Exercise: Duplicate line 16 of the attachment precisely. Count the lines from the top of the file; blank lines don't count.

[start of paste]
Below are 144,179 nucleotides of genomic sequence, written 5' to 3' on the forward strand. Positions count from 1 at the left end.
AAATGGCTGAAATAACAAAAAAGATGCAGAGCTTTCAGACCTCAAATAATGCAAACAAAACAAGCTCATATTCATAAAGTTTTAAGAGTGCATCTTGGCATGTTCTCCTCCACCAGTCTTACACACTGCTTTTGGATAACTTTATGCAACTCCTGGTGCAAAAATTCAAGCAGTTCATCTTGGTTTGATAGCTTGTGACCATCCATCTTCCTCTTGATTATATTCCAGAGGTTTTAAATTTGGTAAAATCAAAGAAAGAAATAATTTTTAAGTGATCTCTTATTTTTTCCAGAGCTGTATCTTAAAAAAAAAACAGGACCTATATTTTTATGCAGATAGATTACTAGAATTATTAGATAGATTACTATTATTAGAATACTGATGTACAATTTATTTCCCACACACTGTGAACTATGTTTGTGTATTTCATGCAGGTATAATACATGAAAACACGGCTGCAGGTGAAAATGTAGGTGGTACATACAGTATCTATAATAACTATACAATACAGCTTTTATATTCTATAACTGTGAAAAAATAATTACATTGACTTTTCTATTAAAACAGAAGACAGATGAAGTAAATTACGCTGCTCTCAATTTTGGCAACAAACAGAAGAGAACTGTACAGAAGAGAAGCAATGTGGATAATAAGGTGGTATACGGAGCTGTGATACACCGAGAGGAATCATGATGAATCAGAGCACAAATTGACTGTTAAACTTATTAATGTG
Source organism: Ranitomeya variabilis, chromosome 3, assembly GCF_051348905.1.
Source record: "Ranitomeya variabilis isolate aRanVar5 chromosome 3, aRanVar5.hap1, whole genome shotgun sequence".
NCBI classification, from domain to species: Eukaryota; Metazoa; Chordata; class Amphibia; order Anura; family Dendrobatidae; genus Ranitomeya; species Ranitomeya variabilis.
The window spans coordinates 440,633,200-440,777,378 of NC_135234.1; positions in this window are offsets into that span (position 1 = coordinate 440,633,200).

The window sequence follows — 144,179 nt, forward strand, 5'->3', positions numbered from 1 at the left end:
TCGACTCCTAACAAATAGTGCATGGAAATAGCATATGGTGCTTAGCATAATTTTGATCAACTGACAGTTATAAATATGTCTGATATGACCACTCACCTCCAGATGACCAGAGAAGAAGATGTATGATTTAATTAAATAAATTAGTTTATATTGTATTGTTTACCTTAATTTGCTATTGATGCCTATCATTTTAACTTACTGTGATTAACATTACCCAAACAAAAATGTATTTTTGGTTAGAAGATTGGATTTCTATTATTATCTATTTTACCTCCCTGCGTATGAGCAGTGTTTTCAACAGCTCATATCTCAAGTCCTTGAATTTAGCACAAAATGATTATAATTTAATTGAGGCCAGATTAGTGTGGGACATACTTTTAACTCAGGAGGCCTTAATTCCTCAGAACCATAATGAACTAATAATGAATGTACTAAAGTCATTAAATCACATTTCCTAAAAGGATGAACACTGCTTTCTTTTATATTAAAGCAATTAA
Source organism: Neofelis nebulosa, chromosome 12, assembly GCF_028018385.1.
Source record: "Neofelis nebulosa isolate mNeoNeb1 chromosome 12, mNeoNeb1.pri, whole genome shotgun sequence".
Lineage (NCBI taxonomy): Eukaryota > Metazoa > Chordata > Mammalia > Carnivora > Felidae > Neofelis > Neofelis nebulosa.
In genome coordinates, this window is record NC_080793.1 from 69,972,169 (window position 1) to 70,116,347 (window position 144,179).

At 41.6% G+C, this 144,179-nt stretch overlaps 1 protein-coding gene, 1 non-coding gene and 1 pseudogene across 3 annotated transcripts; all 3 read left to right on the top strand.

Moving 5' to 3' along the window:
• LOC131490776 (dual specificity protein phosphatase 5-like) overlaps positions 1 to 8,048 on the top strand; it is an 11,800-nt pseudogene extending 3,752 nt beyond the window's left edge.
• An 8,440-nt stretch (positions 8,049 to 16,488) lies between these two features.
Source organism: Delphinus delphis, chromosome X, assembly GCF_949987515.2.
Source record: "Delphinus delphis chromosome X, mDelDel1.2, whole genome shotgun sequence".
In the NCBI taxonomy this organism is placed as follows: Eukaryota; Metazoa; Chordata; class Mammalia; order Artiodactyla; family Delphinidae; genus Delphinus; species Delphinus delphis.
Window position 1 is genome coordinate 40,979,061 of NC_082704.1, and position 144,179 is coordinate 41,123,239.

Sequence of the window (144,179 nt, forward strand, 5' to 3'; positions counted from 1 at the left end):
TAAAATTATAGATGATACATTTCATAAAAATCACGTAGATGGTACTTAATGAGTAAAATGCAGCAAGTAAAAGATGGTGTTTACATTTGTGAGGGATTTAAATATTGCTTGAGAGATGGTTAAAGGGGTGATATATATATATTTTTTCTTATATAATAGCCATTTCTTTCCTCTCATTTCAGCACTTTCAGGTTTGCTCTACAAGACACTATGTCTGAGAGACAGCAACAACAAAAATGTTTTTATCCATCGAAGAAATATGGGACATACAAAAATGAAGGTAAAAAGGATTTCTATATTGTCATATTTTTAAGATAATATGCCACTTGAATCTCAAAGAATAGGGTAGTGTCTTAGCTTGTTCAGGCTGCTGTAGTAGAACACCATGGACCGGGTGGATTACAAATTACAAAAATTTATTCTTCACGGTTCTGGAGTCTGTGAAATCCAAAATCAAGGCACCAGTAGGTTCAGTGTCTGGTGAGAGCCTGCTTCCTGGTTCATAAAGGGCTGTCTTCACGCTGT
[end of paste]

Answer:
• An 8,440-nt stretch (positions 8,049 to 16,488) lies between these two features.